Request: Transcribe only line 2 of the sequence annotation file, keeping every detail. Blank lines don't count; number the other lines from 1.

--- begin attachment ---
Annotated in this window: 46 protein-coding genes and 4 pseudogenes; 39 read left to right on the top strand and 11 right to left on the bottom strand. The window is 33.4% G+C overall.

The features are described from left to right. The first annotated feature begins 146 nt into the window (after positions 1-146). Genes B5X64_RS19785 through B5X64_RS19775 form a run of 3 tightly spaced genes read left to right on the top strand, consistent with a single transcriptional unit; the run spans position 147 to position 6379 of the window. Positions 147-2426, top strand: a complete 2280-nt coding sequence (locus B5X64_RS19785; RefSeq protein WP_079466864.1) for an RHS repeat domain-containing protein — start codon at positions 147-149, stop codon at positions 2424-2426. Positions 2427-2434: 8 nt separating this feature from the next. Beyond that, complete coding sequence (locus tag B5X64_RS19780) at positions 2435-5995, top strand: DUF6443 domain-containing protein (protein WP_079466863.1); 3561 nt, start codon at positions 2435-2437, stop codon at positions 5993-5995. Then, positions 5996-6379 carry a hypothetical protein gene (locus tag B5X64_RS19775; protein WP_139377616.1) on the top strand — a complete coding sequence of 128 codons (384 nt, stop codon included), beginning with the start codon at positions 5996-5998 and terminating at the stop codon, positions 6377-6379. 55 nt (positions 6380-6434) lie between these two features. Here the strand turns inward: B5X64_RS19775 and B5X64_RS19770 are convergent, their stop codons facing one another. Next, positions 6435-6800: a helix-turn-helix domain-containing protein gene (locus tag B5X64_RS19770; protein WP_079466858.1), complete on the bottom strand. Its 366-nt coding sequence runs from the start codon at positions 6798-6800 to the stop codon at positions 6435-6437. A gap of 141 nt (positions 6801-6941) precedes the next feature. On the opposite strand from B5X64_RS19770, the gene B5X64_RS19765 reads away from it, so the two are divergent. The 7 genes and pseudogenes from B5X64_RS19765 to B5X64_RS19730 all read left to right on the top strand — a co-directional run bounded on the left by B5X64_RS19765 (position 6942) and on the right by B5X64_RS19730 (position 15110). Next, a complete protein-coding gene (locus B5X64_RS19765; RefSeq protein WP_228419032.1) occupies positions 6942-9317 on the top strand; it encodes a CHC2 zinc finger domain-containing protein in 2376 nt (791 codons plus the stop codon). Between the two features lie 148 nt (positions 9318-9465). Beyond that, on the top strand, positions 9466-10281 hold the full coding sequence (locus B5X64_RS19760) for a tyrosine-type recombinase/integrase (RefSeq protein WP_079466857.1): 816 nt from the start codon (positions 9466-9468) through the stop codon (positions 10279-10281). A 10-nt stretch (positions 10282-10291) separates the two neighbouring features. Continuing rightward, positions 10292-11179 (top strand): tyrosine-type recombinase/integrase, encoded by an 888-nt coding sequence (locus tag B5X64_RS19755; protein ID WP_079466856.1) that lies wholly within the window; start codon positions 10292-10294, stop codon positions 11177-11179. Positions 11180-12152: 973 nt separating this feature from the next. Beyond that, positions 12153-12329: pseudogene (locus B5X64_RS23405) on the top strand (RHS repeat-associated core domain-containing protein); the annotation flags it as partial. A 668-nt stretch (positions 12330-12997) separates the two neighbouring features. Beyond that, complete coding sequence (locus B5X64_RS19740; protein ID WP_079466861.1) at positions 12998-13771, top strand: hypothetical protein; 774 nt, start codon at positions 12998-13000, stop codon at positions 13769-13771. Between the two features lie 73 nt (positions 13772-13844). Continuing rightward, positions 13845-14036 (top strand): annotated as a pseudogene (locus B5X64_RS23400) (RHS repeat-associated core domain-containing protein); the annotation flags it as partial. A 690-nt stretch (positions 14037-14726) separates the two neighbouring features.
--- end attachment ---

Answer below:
The features are described from left to right. The first annotated feature begins 146 nt into the window (after positions 1-146). Genes B5X64_RS19785 through B5X64_RS19775 form a run of 3 tightly spaced genes read left to right on the top strand, consistent with a single transcriptional unit; the run spans position 147 to position 6379 of the window. Positions 147-2426, top strand: a complete 2280-nt coding sequence (locus B5X64_RS19785; RefSeq protein WP_079466864.1) for an RHS repeat domain-containing protein — start codon at positions 147-149, stop codon at positions 2424-2426. Positions 2427-2434: 8 nt separating this feature from the next. Beyond that, complete coding sequence (locus tag B5X64_RS19780) at positions 2435-5995, top strand: DUF6443 domain-containing protein (protein WP_079466863.1); 3561 nt, start codon at positions 2435-2437, stop codon at positions 5993-5995. Then, positions 5996-6379 carry a hypothetical protein gene (locus tag B5X64_RS19775; protein WP_139377616.1) on the top strand — a complete coding sequence of 128 codons (384 nt, stop codon included), beginning with the start codon at positions 5996-5998 and terminating at the stop codon, positions 6377-6379. 55 nt (positions 6380-6434) lie between these two features. Here the strand turns inward: B5X64_RS19775 and B5X64_RS19770 are convergent, their stop codons facing one another. Next, positions 6435-6800: a helix-turn-helix domain-containing protein gene (locus tag B5X64_RS19770; protein WP_079466858.1), complete on the bottom strand. Its 366-nt coding sequence runs from the start codon at positions 6798-6800 to the stop codon at positions 6435-6437. A gap of 141 nt (positions 6801-6941) precedes the next feature. On the opposite strand from B5X64_RS19770, the gene B5X64_RS19765 reads away from it, so the two are divergent. The 7 genes and pseudogenes from B5X64_RS19765 to B5X64_RS19730 all read left to right on the top strand — a co-directional run bounded on the left by B5X64_RS19765 (position 6942) and on the right by B5X64_RS19730 (position 15110). Next, a complete protein-coding gene (locus B5X64_RS19765; RefSeq protein WP_228419032.1) occupies positions 6942-9317 on the top strand; it encodes a CHC2 zinc finger domain-containing protein in 2376 nt (791 codons plus the stop codon). Between the two features lie 148 nt (positions 9318-9465). Beyond that, on the top strand, positions 9466-10281 hold the full coding sequence (locus B5X64_RS19760) for a tyrosine-type recombinase/integrase (RefSeq protein WP_079466857.1): 816 nt from the start codon (positions 9466-9468) through the stop codon (positions 10279-10281). A 10-nt stretch (positions 10282-10291) separates the two neighbouring features. Continuing rightward, positions 10292-11179 (top strand): tyrosine-type recombinase/integrase, encoded by an 888-nt coding sequence (locus tag B5X64_RS19755; protein ID WP_079466856.1) that lies wholly within the window; start codon positions 10292-10294, stop codon positions 11177-11179. Positions 11180-12152: 973 nt separating this feature from the next. Beyond that, positions 12153-12329: pseudogene (locus B5X64_RS23405) on the top strand (RHS repeat-associated core domain-containing protein); the annotation flags it as partial. A 668-nt stretch (positions 12330-12997) separates the two neighbouring features. Beyond that, complete coding sequence (locus B5X64_RS19740; protein ID WP_079466861.1) at positions 12998-13771, top strand: hypothetical protein; 774 nt, start codon at positions 12998-13000, stop codon at positions 13769-13771. Between the two features lie 73 nt (positions 13772-13844). Continuing rightward, positions 13845-14036 (top strand): annotated as a pseudogene (locus B5X64_RS23400) (RHS repeat-associated core domain-containing protein); the annotation flags it as partial. A 690-nt stretch (positions 14037-14726) separates the two neighbouring features.